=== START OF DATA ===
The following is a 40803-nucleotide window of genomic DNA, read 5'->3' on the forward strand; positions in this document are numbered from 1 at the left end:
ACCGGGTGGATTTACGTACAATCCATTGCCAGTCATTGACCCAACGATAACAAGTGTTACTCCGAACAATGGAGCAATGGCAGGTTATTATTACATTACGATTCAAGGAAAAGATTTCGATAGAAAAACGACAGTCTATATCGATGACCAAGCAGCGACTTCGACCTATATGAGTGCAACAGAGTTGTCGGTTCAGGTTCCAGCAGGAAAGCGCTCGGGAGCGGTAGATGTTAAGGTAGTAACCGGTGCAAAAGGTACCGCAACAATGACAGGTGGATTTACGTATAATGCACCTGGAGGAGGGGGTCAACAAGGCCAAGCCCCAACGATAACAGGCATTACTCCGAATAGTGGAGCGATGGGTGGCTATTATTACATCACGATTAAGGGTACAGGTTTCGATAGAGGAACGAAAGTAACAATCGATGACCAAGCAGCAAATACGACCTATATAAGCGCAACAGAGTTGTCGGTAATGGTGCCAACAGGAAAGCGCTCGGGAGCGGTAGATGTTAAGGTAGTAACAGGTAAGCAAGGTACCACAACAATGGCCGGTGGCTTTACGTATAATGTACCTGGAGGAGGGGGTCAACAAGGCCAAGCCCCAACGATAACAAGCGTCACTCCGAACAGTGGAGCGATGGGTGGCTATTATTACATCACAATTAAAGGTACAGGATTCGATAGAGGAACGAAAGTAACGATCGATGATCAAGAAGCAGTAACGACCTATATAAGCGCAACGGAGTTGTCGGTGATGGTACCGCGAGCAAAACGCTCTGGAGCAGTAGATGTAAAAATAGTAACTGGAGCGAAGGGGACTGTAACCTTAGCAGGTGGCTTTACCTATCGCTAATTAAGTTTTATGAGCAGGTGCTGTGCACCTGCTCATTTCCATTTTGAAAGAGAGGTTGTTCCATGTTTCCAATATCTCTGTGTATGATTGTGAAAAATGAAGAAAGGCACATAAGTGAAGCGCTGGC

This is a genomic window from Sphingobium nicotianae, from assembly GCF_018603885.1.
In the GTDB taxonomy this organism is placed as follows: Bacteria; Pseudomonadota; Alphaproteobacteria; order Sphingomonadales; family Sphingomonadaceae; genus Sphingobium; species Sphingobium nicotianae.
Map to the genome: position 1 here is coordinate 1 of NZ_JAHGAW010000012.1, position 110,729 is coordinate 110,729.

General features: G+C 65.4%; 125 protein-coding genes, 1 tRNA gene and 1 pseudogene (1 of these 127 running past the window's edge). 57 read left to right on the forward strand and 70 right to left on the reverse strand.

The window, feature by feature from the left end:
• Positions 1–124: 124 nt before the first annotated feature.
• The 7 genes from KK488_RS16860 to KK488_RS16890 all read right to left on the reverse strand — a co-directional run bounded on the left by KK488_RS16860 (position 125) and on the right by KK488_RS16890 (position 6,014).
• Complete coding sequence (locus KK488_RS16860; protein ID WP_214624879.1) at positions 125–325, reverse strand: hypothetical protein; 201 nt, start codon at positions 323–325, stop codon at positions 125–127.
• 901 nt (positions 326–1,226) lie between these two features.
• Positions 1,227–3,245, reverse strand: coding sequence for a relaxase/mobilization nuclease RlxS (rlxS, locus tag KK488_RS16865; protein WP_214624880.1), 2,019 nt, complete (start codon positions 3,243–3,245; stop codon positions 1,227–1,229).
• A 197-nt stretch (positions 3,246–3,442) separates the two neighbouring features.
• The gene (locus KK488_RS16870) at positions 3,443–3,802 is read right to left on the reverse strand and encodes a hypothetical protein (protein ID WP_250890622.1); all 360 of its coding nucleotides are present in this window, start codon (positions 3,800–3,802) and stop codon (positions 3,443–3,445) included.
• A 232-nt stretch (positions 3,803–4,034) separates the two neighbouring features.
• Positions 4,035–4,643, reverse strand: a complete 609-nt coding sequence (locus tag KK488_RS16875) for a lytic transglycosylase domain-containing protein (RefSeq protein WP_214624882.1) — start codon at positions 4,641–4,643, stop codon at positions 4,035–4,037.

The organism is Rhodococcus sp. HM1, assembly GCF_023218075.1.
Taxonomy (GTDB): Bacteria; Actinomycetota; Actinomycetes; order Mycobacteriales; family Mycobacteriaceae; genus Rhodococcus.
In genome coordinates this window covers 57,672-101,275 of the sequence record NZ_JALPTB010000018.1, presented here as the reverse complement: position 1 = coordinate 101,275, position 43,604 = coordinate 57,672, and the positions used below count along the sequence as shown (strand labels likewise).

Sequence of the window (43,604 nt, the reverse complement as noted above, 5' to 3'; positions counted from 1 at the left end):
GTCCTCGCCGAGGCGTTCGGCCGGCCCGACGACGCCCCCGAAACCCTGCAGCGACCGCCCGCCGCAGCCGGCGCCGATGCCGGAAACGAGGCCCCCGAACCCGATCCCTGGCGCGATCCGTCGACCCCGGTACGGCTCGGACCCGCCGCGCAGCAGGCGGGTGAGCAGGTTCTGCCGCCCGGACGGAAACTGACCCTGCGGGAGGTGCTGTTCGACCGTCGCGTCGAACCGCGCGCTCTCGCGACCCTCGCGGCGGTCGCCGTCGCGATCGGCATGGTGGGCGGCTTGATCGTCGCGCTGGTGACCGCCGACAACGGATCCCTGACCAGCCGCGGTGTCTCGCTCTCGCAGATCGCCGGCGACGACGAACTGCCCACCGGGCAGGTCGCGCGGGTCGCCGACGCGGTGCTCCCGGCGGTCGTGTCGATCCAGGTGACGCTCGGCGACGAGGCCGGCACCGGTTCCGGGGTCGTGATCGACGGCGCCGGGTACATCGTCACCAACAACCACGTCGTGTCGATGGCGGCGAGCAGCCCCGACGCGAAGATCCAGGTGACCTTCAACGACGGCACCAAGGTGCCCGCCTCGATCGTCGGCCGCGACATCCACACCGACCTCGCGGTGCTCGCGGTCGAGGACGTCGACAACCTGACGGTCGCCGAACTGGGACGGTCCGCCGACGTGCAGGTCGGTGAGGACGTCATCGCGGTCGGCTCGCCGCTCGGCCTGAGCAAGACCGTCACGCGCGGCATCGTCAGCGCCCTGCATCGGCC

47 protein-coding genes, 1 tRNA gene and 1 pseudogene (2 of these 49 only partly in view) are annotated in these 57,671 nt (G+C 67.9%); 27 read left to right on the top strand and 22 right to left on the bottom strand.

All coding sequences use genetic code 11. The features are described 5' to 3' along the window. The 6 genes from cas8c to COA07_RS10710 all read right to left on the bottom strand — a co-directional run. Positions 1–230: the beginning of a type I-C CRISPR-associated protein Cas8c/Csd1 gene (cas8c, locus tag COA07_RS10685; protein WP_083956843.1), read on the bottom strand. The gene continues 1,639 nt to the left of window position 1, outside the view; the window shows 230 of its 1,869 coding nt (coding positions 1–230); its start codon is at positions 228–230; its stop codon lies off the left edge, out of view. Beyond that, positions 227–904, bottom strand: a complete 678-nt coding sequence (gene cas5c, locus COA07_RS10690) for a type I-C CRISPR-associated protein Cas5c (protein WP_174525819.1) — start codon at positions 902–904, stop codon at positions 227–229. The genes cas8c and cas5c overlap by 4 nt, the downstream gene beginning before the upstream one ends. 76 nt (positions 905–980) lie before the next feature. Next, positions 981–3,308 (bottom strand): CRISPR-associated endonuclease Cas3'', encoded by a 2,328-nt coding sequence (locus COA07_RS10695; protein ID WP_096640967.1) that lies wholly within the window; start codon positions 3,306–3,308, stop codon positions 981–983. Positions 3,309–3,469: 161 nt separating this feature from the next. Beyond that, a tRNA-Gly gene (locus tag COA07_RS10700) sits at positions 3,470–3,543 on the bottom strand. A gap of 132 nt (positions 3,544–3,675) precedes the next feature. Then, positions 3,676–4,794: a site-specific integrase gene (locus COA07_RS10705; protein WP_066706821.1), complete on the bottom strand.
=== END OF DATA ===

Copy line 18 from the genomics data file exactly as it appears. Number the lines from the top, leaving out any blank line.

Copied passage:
Taxonomy (GTDB): Bacteria; Actinomycetota; Actinomycetes; order Mycobacteriales; family Mycobacteriaceae; genus Rhodococcus.